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Quail en Escabeche:Another Great Spanish Dish from Boston's Own Jim Becker

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I recently posted another of Jim's great recipes from his past restnt Rauxa, a great Romesco sauce. Here's the recipe for one of my fav dishes- that Jim recently posted on the Boston board:

Jim Becker's Quail en Escabeche

"Season and sear off the quail. Blanch and peel pearl onions, then cook in the following which has been brought to a simmer: a 2 to 1 combo of olive oil and sherry vinegar, with some black peppercorns, bay leaves, lots of peeled garlic, some chopped scallion, thyme sprigs and a couple of cinnamon sticks and a little salt. After adding the onions, throw in some golden raisins, then add the quail. When they are cooked through remove from heat and let quail cool in the liquid.

I served these on top of Le Puy lentils, which I made by sauteeing a brunoise of carrot, onion and celery in olive oil, adding the lentils, a boken cinnamon stick, coating them well and then adding quail stock (use chicken stock), and cooking until tender but firm. Once in a while I would substitute those beautiful black "beluga" lentils.

When I got an order I would warm both in separate pans and lean the quail on the plate agaianst the lentils. I tossed on some quartered kumquats, and spooned the heated "escabeche" sauce over and around."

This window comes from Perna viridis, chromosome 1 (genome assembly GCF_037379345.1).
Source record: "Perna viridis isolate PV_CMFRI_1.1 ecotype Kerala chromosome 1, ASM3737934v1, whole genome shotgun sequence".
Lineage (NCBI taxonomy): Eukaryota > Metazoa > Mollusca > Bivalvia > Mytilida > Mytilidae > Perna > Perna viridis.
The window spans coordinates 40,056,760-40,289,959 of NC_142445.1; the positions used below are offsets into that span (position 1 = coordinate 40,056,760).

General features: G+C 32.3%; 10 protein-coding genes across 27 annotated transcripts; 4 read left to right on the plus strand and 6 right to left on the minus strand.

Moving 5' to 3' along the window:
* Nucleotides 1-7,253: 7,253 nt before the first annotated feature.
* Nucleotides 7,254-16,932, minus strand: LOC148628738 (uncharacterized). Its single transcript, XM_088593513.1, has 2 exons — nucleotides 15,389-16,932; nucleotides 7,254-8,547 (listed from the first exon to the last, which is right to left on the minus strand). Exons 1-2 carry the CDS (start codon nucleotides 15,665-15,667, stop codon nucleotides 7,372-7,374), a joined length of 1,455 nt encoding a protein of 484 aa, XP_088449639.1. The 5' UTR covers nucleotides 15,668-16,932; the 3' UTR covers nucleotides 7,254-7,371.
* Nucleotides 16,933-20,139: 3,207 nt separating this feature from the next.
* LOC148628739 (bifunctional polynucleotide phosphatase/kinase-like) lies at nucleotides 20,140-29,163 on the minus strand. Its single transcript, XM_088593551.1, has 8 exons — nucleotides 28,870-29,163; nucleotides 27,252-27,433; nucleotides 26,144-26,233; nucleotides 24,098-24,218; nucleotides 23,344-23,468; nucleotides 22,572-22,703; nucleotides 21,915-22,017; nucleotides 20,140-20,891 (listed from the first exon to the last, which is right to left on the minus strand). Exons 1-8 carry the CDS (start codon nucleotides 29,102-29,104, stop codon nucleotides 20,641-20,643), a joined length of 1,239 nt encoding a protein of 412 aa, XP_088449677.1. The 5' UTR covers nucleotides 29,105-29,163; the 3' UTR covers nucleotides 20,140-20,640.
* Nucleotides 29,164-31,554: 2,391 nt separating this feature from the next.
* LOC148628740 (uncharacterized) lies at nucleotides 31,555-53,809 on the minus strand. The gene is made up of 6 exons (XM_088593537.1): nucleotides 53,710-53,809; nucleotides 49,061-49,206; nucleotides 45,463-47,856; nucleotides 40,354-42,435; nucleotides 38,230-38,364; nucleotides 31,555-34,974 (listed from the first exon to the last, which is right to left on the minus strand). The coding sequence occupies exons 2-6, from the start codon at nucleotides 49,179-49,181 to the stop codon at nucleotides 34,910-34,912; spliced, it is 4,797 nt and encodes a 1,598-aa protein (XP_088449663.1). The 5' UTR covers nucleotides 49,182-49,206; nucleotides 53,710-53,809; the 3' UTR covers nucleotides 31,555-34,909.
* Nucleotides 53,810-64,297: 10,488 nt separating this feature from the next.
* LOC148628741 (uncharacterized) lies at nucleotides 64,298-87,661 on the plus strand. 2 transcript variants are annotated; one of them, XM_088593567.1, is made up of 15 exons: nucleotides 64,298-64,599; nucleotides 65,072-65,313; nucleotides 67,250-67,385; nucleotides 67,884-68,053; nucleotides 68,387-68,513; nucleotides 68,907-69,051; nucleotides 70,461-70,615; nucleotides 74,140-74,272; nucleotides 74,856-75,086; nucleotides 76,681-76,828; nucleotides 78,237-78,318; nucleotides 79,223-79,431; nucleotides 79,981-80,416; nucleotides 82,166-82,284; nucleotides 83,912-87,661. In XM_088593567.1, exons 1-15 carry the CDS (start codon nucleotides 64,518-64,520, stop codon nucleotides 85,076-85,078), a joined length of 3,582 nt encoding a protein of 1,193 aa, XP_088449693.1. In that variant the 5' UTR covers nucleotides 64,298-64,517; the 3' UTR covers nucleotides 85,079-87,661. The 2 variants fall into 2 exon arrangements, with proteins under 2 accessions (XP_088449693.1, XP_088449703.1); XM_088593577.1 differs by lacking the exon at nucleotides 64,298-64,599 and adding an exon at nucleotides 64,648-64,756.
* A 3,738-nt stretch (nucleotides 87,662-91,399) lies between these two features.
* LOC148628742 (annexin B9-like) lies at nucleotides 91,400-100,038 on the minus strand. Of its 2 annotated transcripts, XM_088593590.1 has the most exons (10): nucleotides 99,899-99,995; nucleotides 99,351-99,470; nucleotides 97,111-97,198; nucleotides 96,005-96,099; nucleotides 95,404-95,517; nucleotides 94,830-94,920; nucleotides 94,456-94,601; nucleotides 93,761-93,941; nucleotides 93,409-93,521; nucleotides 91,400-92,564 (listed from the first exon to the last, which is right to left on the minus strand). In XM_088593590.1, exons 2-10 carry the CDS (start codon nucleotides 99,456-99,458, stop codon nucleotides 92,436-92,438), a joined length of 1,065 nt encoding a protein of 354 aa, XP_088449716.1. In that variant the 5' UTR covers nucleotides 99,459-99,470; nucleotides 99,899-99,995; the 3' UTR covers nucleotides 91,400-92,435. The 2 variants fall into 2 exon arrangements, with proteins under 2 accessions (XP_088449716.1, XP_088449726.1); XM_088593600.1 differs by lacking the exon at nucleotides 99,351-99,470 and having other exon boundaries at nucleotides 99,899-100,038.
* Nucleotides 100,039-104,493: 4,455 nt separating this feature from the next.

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  1. That sounds good - I love codorniz (quail), but to eat the lil' fellas with all their bones and small parts, one has to be able to see what one is doing. This recipe would seem to provide for that.

    In a 12" skillet with 6 quail, what would you estimate as the quantity of oil and sherry vinegar, and cooking time? Thanks, oc.

    2 Replies
    1. re: Veggo

      Hi Veggo,
      Good question. I used to do probably 24 qual at a time, and we chefs never measure anything-that's why we are terrrible at writing recipes down, but I would think that for 6 quail in a 12" skillet you would probably need 1/2 cup olive oil and 1/4 cup vinegar. You want them to be covered, although this might even be a a bit too much. Once you have seared them they shouldn't take more than 10 to fifteen minutes to be completely cooked through. Simmer, do not boil. Hope this helps.

      1. re: Pa amb Tomaquet

        To be covered, you splay or spatchcock the birds?I don't like to flatten or compress them much; I run into the little-bone problem. Thanks.